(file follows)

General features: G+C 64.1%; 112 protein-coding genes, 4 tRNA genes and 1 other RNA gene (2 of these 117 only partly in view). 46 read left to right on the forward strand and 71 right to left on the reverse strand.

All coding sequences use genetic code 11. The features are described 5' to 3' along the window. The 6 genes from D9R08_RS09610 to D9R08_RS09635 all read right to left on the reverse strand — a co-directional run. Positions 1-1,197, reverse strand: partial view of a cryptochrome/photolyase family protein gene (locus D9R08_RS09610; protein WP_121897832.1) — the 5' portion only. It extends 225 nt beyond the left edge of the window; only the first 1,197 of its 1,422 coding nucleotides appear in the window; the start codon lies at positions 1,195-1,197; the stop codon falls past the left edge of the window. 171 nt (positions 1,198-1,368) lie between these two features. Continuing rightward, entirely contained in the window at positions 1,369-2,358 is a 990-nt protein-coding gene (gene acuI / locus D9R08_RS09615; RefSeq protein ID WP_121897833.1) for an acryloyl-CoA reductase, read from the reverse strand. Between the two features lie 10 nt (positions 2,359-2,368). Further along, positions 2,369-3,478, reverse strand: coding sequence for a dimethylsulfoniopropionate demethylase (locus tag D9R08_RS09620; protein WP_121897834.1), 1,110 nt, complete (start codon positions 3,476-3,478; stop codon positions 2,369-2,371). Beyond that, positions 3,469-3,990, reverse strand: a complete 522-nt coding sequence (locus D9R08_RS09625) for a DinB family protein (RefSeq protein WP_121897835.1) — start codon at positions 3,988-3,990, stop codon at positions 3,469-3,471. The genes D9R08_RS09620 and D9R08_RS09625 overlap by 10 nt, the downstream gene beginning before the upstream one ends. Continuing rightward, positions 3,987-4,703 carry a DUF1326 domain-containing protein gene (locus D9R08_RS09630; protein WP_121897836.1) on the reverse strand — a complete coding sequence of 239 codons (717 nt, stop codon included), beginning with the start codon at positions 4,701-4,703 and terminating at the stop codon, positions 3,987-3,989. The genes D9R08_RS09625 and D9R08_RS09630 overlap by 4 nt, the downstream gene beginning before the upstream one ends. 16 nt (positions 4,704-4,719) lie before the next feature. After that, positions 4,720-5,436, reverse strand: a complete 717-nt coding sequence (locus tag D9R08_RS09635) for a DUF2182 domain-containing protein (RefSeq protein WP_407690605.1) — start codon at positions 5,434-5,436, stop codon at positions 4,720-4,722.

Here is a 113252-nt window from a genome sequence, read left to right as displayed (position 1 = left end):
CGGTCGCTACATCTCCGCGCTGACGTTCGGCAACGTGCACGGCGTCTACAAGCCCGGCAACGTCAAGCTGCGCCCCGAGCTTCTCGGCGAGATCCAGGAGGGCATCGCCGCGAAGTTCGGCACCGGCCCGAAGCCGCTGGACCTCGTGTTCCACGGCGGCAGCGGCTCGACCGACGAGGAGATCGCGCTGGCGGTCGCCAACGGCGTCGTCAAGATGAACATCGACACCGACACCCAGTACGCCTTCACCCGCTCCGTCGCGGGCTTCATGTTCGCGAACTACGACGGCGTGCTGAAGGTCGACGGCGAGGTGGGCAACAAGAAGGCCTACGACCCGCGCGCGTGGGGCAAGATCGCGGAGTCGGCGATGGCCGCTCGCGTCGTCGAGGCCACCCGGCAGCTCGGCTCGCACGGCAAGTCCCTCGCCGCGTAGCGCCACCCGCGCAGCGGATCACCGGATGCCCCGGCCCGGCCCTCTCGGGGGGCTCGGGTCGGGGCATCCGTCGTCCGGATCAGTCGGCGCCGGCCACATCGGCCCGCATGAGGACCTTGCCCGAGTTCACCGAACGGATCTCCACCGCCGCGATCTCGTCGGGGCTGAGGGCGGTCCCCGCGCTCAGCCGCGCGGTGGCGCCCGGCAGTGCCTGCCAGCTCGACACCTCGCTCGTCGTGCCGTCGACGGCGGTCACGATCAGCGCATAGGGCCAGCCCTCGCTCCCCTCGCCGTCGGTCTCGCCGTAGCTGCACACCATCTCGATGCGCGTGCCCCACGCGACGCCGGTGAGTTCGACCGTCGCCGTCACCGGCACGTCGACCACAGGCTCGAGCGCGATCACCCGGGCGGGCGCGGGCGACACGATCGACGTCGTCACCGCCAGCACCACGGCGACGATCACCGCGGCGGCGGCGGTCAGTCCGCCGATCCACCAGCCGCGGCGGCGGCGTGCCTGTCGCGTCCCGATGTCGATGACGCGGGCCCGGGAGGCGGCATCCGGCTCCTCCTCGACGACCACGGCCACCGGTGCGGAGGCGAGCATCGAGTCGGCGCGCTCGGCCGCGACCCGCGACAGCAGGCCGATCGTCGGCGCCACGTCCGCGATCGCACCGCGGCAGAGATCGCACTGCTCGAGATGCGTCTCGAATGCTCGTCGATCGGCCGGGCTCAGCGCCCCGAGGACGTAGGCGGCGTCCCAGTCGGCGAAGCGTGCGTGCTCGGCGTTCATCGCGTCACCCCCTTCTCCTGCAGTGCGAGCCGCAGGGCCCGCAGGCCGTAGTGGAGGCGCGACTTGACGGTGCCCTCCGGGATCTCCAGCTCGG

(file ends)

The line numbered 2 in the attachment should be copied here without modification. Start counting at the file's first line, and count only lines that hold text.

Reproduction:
All coding sequences use genetic code 11. The features are described 5' to 3' along the window. The 6 genes from D9R08_RS09610 to D9R08_RS09635 all read right to left on the reverse strand — a co-directional run. Positions 1-1,197, reverse strand: partial view of a cryptochrome/photolyase family protein gene (locus D9R08_RS09610; protein WP_121897832.1) — the 5' portion only. It extends 225 nt beyond the left edge of the window; only the first 1,197 of its 1,422 coding nucleotides appear in the window; the start codon lies at positions 1,195-1,197; the stop codon falls past the left edge of the window. 171 nt (positions 1,198-1,368) lie between these two features. Continuing rightward, entirely contained in the window at positions 1,369-2,358 is a 990-nt protein-coding gene (gene acuI / locus D9R08_RS09615; RefSeq protein ID WP_121897833.1) for an acryloyl-CoA reductase, read from the reverse strand. Between the two features lie 10 nt (positions 2,359-2,368). Further along, positions 2,369-3,478, reverse strand: coding sequence for a dimethylsulfoniopropionate demethylase (locus tag D9R08_RS09620; protein WP_121897834.1), 1,110 nt, complete (start codon positions 3,476-3,478; stop codon positions 2,369-2,371). Beyond that, positions 3,469-3,990, reverse strand: a complete 522-nt coding sequence (locus D9R08_RS09625) for a DinB family protein (RefSeq protein WP_121897835.1) — start codon at positions 3,988-3,990, stop codon at positions 3,469-3,471. The genes D9R08_RS09620 and D9R08_RS09625 overlap by 10 nt, the downstream gene beginning before the upstream one ends. Continuing rightward, positions 3,987-4,703 carry a DUF1326 domain-containing protein gene (locus D9R08_RS09630; protein WP_121897836.1) on the reverse strand — a complete coding sequence of 239 codons (717 nt, stop codon included), beginning with the start codon at positions 4,701-4,703 and terminating at the stop codon, positions 3,987-3,989. The genes D9R08_RS09625 and D9R08_RS09630 overlap by 4 nt, the downstream gene beginning before the upstream one ends. 16 nt (positions 4,704-4,719) lie before the next feature. After that, positions 4,720-5,436, reverse strand: a complete 717-nt coding sequence (locus tag D9R08_RS09635) for a DUF2182 domain-containing protein (RefSeq protein WP_407690605.1) — start codon at positions 5,434-5,436, stop codon at positions 4,720-4,722.